Just a few weeks after completing the five-picture Paramount deal, Colonel Parker obligated Elvis to do four movies for MGM. The finances were the same for all the films. Elvis's salary would be $400,000 per picture, plus $75,000 in general expenses and $25,000 for musical expenses. After MGM recouped $500,000, Elvis would receive 50% of the profits. The four films made under this contract were It Happened At the World's Fair (1963), Viva Las Vegas (1963), Kissin' Cousins (1964), and Girl Happy(1965).

• Contract #8: Allied Artists | November 1963

Colonel Parker and the struggling Allied Artists company agreed to a one-picture deal that would pay Elvis $600,000 plus $150,000 in expenses and 50% of the profits. The contract also put a ceiling on production costs at $1,500,000. Thus, Elvis's compensation package of $750,000 would be at least half of the picture's budget. The profits from Tickle Me in 1965 helped keep Allied from going bankrupt.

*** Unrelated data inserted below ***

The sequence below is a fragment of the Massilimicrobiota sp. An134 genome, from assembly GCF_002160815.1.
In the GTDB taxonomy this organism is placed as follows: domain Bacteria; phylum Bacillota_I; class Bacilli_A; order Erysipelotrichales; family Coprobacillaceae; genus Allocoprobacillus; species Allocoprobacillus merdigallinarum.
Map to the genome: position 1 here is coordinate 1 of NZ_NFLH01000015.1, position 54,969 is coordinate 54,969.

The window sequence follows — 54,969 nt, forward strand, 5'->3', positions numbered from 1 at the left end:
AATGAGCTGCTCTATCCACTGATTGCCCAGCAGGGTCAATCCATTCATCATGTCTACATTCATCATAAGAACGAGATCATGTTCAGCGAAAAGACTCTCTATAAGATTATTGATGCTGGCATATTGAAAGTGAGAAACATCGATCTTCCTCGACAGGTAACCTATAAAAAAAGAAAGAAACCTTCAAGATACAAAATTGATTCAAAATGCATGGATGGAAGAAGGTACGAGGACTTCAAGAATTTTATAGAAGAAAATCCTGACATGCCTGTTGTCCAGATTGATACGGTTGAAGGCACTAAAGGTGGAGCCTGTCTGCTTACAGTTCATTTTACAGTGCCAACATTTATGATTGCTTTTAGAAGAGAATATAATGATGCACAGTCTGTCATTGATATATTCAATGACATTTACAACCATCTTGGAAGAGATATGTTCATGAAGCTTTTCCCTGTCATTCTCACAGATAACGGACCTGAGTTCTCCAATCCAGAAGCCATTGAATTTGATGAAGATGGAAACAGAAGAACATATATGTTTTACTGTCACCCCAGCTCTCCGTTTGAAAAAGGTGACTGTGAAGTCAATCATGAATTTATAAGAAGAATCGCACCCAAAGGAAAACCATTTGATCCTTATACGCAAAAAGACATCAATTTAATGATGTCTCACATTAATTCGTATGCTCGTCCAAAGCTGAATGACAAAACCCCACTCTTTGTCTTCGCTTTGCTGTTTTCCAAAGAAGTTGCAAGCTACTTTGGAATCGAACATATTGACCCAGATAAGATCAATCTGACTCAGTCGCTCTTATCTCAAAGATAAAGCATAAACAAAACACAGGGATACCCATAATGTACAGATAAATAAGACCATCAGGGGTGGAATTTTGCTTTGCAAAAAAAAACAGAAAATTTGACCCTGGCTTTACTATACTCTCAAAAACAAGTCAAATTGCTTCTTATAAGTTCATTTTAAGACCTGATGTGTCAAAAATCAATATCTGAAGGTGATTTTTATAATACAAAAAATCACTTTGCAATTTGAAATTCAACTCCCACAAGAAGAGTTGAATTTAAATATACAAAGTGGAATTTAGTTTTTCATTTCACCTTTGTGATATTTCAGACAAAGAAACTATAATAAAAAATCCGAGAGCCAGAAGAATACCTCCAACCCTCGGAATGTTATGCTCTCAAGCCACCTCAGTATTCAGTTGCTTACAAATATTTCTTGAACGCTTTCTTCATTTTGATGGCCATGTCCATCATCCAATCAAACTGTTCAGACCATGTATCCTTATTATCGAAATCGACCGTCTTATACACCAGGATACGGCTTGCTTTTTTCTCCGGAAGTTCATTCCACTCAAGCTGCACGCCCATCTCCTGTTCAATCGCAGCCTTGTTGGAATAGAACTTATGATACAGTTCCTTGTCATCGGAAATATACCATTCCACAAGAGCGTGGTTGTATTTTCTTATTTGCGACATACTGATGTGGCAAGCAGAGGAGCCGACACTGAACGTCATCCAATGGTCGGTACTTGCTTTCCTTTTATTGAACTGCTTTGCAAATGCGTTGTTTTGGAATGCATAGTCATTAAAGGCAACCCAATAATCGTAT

• Contract #9: United Artists | December 1964

Colonel Parker entered into another two-picture deal with United Artists, which had produced Follow That Dream and Kid Galahad in 1962. Under this new agreement, Elvis would receive $650,000 each for the two films, which were Frankie and Johnny (1966) and Clambake (1967).

• Contract #10: MGM | December 1964

Parker completed a new agreement with MGM for three more pictures. It called for Elvis to receive $1 million for the first film. A quarter of that was to be paid to Elvis at $1,000 a week over five years. For the other two movies, Elvis was to receive $750,000 each. In addition, the contract gave Presley 40% of the profits from all three films. Made under this pact were Harum Scarum (1965), Spinout (1966), and Double Trouble (1967).

• Contract #11: MGM | January 1966